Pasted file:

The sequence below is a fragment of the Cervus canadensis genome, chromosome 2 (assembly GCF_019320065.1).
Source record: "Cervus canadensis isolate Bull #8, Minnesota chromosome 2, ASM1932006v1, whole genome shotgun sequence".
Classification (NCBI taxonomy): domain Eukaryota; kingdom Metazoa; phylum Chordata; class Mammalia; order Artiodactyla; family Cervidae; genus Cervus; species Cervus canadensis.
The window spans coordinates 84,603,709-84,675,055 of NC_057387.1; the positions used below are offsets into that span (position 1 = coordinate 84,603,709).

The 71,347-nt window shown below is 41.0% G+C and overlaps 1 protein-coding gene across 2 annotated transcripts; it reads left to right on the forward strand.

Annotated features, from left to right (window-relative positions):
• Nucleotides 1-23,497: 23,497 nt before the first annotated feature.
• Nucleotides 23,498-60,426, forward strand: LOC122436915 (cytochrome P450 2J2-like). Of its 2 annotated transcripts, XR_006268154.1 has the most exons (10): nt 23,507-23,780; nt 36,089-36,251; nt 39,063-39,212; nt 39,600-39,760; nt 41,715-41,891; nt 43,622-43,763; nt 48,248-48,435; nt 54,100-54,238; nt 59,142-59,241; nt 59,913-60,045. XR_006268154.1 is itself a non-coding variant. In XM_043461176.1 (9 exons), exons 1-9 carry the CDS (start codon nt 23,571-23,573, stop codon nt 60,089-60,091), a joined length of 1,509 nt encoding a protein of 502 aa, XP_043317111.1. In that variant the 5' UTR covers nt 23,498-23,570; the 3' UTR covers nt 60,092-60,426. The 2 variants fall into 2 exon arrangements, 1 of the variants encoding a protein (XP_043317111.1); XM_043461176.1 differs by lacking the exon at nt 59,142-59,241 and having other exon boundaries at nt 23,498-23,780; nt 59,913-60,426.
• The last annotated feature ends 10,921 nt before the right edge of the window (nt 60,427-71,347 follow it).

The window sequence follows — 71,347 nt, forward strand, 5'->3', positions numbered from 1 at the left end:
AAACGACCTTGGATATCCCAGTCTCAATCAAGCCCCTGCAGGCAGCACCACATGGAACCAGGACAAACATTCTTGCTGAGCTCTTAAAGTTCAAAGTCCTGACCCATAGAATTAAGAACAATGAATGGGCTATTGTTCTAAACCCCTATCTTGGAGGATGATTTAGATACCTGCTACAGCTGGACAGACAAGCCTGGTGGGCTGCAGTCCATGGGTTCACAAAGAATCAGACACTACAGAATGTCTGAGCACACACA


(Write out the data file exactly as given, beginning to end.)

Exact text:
The sequence below is a fragment of the Cervus canadensis genome, chromosome 2 (assembly GCF_019320065.1).
Source record: "Cervus canadensis isolate Bull #8, Minnesota chromosome 2, ASM1932006v1, whole genome shotgun sequence".
Classification (NCBI taxonomy): domain Eukaryota; kingdom Metazoa; phylum Chordata; class Mammalia; order Artiodactyla; family Cervidae; genus Cervus; species Cervus canadensis.
The window spans coordinates 84,603,709-84,675,055 of NC_057387.1; the positions used below are offsets into that span (position 1 = coordinate 84,603,709).

The 71,347-nt window shown below is 41.0% G+C and overlaps 1 protein-coding gene across 2 annotated transcripts; it reads left to right on the forward strand.

Annotated features, from left to right (window-relative positions):
• Nucleotides 1-23,497: 23,497 nt before the first annotated feature.
• Nucleotides 23,498-60,426, forward strand: LOC122436915 (cytochrome P450 2J2-like). Of its 2 annotated transcripts, XR_006268154.1 has the most exons (10): nt 23,507-23,780; nt 36,089-36,251; nt 39,063-39,212; nt 39,600-39,760; nt 41,715-41,891; nt 43,622-43,763; nt 48,248-48,435; nt 54,100-54,238; nt 59,142-59,241; nt 59,913-60,045. XR_006268154.1 is itself a non-coding variant. In XM_043461176.1 (9 exons), exons 1-9 carry the CDS (start codon nt 23,571-23,573, stop codon nt 60,089-60,091), a joined length of 1,509 nt encoding a protein of 502 aa, XP_043317111.1. In that variant the 5' UTR covers nt 23,498-23,570; the 3' UTR covers nt 60,092-60,426. The 2 variants fall into 2 exon arrangements, 1 of the variants encoding a protein (XP_043317111.1); XM_043461176.1 differs by lacking the exon at nt 59,142-59,241 and having other exon boundaries at nt 23,498-23,780; nt 59,913-60,426.
• The last annotated feature ends 10,921 nt before the right edge of the window (nt 60,427-71,347 follow it).

The window sequence follows — 71,347 nt, forward strand, 5'->3', positions numbered from 1 at the left end:
AAACGACCTTGGATATCCCAGTCTCAATCAAGCCCCTGCAGGCAGCACCACATGGAACCAGGACAAACATTCTTGCTGAGCTCTTAAAGTTCAAAGTCCTGACCCATAGAATTAAGAACAATGAATGGGCTATTGTTCTAAACCCCTATCTTGGAGGATGATTTAGATACCTGCTACAGCTGGACAGACAAGCCTGGTGGGCTGCAGTCCATGGGTTCACAAAGAATCAGACACTACAGAATGTCTGAGCACACACA